See Comment #4 for letter from David Yasky and Robert Jackson calling for ARIS contract to be cancelled.
Remember the famous spoof of 1984 with that Apple Super Bowl commercial attacking IBM with all those lemmings going over the cliff? (You can watch it here.)
They landed at Tweed.
(Many years ago I said that one day Joel Klein would be taken out of Tweed with his coat over his head – I half expected to see him among the Gambino Family crowd. Maybe he will be joined by Chief Accountability Officer Jim Liebman.)
Poor ARIS, Joel Klein's $80 million white elephant. Getting trashed all over the place.
Gary Babad is back with a satire over at NYC Public School Parents Blog "DOE Plans Billion Dollar ARIS Upgrade."
I attended a press conference a few years ago when Klein announced how data would be accumulated for teachers to use. Based on my knowledge of the state of computer access in schools (which has suffered severe deterioration under BloomKlein) and the state of available time available during the school day for teachers to check such data (which has also suffered severe deterioration under BloomKlein) I raised this issue with Klein:
"The reality on the ground, is that teachers will not be able to access all this other than on their oen time at home, and that is just not real." Klein just shucked the question off (I guess he figured threats to send teachers to the rubber room for not burning the midnight oil at home checking the ARIS data would suffice.)
Shame on the NYC press corps for ignoring this issue.
ARIS has also been taking hits from the pros. When the system was announced a year ago, the juiceanalytics blog called it an $80 million super mugging.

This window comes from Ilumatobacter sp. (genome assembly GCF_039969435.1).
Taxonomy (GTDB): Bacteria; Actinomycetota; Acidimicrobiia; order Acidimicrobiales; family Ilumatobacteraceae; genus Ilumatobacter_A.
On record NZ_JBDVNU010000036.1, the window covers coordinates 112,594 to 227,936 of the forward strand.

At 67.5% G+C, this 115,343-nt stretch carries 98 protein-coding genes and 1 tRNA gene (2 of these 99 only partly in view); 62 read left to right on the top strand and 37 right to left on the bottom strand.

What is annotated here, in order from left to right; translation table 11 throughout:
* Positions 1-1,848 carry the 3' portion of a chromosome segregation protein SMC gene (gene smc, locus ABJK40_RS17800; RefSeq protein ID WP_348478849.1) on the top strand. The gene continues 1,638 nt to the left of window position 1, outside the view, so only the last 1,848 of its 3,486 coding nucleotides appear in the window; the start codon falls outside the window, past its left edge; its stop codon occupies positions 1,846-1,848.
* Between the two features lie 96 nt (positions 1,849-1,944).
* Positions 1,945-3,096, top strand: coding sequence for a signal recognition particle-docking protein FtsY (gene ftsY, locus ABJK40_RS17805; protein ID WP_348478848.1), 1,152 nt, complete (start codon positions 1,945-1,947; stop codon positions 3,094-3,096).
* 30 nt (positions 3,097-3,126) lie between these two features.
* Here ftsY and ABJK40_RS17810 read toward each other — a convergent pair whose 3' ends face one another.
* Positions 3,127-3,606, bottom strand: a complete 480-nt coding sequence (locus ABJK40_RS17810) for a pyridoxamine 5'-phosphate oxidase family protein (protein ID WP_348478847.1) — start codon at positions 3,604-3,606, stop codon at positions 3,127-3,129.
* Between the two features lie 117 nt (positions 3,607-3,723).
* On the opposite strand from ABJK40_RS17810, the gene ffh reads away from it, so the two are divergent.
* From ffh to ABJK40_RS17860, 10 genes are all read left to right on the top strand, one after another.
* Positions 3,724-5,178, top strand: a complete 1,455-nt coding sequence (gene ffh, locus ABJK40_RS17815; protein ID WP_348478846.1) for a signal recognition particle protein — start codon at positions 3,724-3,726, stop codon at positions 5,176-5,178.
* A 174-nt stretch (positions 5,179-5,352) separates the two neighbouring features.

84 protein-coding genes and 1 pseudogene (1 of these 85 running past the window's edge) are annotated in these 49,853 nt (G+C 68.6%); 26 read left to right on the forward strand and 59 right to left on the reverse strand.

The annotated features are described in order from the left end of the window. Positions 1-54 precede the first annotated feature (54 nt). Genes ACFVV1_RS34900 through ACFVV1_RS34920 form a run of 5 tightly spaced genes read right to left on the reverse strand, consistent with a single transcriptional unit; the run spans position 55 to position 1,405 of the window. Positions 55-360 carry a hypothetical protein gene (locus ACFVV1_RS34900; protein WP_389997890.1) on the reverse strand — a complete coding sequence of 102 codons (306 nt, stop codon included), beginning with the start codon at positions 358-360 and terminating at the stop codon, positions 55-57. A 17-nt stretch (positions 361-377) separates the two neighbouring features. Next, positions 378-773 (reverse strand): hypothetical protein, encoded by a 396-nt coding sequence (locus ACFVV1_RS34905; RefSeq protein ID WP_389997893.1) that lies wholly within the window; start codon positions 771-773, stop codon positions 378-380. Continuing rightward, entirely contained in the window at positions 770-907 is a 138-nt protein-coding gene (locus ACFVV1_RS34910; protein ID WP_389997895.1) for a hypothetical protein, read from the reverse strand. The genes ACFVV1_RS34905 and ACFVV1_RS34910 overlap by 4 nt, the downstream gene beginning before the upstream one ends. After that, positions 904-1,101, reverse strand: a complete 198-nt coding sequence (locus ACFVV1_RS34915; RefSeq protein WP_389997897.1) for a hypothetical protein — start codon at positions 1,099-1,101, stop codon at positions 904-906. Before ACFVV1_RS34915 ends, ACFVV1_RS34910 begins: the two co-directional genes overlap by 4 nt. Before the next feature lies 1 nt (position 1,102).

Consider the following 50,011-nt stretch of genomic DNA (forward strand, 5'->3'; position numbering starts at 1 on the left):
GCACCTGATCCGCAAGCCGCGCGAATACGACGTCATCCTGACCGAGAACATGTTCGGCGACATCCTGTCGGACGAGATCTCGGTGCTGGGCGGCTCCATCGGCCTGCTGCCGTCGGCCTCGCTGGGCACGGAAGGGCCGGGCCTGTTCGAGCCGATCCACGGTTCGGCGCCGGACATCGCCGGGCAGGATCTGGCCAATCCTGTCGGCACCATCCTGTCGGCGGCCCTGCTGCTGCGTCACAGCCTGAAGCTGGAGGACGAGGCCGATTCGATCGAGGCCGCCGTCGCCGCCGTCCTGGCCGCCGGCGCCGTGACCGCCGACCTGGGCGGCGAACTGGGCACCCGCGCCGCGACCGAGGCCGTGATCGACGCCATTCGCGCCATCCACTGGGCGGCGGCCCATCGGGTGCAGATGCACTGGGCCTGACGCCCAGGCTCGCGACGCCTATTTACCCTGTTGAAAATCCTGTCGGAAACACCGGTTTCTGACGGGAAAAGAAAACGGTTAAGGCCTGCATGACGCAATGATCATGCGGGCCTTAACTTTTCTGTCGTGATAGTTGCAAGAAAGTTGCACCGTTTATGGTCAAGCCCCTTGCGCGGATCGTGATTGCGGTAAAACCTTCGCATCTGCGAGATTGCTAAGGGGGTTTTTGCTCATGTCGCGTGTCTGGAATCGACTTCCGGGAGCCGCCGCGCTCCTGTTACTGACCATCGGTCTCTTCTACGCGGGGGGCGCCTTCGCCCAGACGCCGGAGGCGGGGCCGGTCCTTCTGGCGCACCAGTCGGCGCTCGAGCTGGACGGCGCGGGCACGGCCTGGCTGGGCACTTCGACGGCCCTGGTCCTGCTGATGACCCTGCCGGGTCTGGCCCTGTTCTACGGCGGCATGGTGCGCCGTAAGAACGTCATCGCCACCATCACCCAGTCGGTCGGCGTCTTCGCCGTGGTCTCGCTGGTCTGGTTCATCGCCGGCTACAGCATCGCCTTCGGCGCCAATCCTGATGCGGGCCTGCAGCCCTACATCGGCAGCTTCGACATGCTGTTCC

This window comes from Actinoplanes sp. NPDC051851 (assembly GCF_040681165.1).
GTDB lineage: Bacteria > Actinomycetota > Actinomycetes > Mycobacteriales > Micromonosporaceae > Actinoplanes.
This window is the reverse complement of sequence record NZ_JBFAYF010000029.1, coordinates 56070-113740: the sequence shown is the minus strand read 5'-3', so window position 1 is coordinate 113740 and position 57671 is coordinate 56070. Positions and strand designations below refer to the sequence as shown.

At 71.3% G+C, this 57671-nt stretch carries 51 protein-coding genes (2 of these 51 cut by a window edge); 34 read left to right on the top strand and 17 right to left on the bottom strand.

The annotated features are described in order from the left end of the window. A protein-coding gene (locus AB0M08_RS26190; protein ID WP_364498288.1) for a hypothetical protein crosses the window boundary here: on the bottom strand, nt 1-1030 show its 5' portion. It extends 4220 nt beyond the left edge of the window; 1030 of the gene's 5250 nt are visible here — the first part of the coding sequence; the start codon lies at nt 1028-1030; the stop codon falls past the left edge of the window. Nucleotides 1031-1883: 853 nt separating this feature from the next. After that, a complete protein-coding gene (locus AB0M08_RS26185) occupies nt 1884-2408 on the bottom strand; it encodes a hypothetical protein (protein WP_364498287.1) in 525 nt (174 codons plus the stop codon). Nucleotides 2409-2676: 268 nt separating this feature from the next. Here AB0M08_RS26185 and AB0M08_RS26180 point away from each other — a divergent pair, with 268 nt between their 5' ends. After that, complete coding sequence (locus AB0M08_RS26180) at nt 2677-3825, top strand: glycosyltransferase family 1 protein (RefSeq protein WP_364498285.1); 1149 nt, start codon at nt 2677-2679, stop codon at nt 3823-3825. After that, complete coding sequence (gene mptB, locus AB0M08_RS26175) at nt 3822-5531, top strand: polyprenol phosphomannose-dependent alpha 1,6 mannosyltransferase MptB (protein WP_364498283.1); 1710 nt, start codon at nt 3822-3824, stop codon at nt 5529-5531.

Ah, the sweet smell of a swindle. Don't you just hate it when consulting companies cajole deals with hand-wringing about technology and, especially, preying on clients' lack of expertise?
Teachers are underpaid, hardly appreciated, and overworked. I can only wonder what the half-life is of a system that asks teachers to log on to get information delivered by the "chief accountability officer."
A new blog post follows up at www.juiceanalytics.
Here’s a little predictive analytics:
About a year ago I took a swipe at the “$80 million supercomputer to analyze NYC student achievement.” It smelled more like a super sales job than a super useful analytical tool.
At the time I had said:
Teachers are underpaid, hardly appreciated, and overworked. I can only wonder what the half-life is of a system that asks teachers to log on to get information delivered by the “chief accountability officer.”
Well, it appears that things haven’t gone that smoothly with the supercomputer. Today I received a link from Leonie Haimson, a NYC education advocate, to a story entitled SCHOOLS COMPUTER AN $80M ‘DISASTER’.
Not only has the supercomputer struggled to gain much traction with users (“The school system’s new $80 million computer super system to track student performance has been a super debacle, teachers and principals say.”), it has coincided with severe budget cuts.
- Delivery delays: Nearly six months after the Department of Education unveiled the “first of its kind” data-management system, the city’s 80,000 teachers have yet to log on because of glitches and delays.
- Bad user experience: Many principals have complained that it runs slowly, lacks vital information, and is often too frustrating to use.
- Complicated training and set-up: School officials were hoping to have everyone hooked up and trained within months…delays in creating IDs and passwords for teachers
- Trying to do too much; delivering too little: The principal added that she preferred to get student information from a combination of old data systems “rather than wait for ARIS to churn and churn and churn and maybe give me half the report I need.”
- Massive cost: Complaints about the expensive system - on which nearly $35 million has been spent so far - have gotten louder since the city unceremoniously chopped $100 million from individual school budgets last month.
- And yet, few success anecdotes to justify the investment: ARIS had already enabled her data team to analyze the performance trends of the school’s many English-language learners.
It does offer one thing that I haven’t seen before: a Chief Accountability Officer.